You’ll have to adjust it on your digital audio software instead.

Method 3: Stereo Auxiliary Cable

Method 3

Take your stereo auxiliary cable and connect one end to monitor output 1, found at the back of your audio interface.

Now take the other end and link it to the mono input of your headphone amp.

Method 4: Balanced Line-Level Signal Outputs to an Unbalanced Headphone Amp

Method 4

For this method, link your audio interface’s headphone output to the input on the headphone amps.

You need 2 TRS or RCA cables, one RCA cable per channel.

Next, link the TRS adapters to your audio interface’s Left and Right TRS outputs jacks.

Link each RCA cable (the positive end for each) between the two adapters and the RCA inputs of your headphone amplifier.

Whatever method you use, your audio interface needs to be connected directly to your computer and its power supply.

Here’s how to do it:

  • USB to Computer: You’ll see a plug labeled USB cord on the back of your audio interface. Take your USB cord, connect it, and the other end to your USB port.
  • Power Supply: You will also see a plug for the power supply at the back of your audio interface. Take your power supply cable and connect one end and the other end to your wall plug.

What Is the Best Method of Connecting Headphone Amps to Audio Interfaces?

Best Method of Connecting Headphone Amps

Feeding line-level signal outputs to headphone amps will give you the HIGHEST sound quality for your music production.

How is it the best?

First, the headphone amplifier receives a line-level signal from your audio interface using TRS, XLR, or RCA connections.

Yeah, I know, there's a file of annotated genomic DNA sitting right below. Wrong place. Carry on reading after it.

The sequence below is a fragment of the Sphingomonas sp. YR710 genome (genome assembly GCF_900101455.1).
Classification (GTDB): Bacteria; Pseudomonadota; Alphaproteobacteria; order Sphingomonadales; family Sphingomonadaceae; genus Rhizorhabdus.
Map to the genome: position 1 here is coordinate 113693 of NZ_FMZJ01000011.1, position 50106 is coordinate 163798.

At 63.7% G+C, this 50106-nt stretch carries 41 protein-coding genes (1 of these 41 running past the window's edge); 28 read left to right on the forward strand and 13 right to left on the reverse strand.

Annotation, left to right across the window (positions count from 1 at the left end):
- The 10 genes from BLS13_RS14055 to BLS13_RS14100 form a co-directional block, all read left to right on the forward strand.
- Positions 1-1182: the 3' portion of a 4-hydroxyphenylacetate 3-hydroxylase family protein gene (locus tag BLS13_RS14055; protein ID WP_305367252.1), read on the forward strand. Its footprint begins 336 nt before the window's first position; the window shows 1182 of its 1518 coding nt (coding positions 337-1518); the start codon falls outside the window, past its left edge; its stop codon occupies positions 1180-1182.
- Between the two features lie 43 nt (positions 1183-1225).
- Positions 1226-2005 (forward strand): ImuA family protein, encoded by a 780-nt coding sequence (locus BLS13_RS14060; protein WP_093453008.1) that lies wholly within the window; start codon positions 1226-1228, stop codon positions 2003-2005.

The headphone amplifier amplifies the music and sends the output to one or more headphone outputs.

Many headphone amps take line-level inputs, so you’ll have a lot of choices!

But again, if you’re looking for the equipment that will give you the highest sound quality, go for pro audio quality monitoring headphones.

Why Connect A Headphone Amp to an Audio Interface?

Why Connect a Headphone Amp

So, now you know how to connect your headphone amp to your audio interface. But why do you need to do it in the first place?

More Headphone Outputs

There are a few reasons, but the first and most obvious one is that you want to split the sound and connect more headphone outputs.

With a headphone amp, you take one copy of the audio signal and copy-split it to feed it to multiple headphone outputs.

More than one person can monitor the audio recording from the audio interface with more headphone outputs.

Max Volume

Another reason could be that you simply want MORE volume on your headphones.

Headphone amps can also re-amp the audio signal, producing a louder sound for your headphone output.

Higher Quality Headphones

You might use a high-end tube or solid-state preamplifier for your higher-quality headphones with high impedance because you want more coloration or power.

Most audio interfaces have enough power to drive headphones with high impedance without any issues.

However, if your audio interface is not powerful enough to drive headphones with high impedance, you can get dedicated headphone amps that are powerful enough.

Audio Interface vs. Headphone Amp: What’s the Difference?

Audio Interface vs. Headphone Amp

Audio Interface

Usually coming from a microphone or musical instrument, an audio interface is a device that transforms analog audio signals into a digital format for computers.

They can now be played through studio monitors or headphones when they transform digital signals into analog audio signals.

It is a device which you plug your microphone, other instruments, and sound equipment into.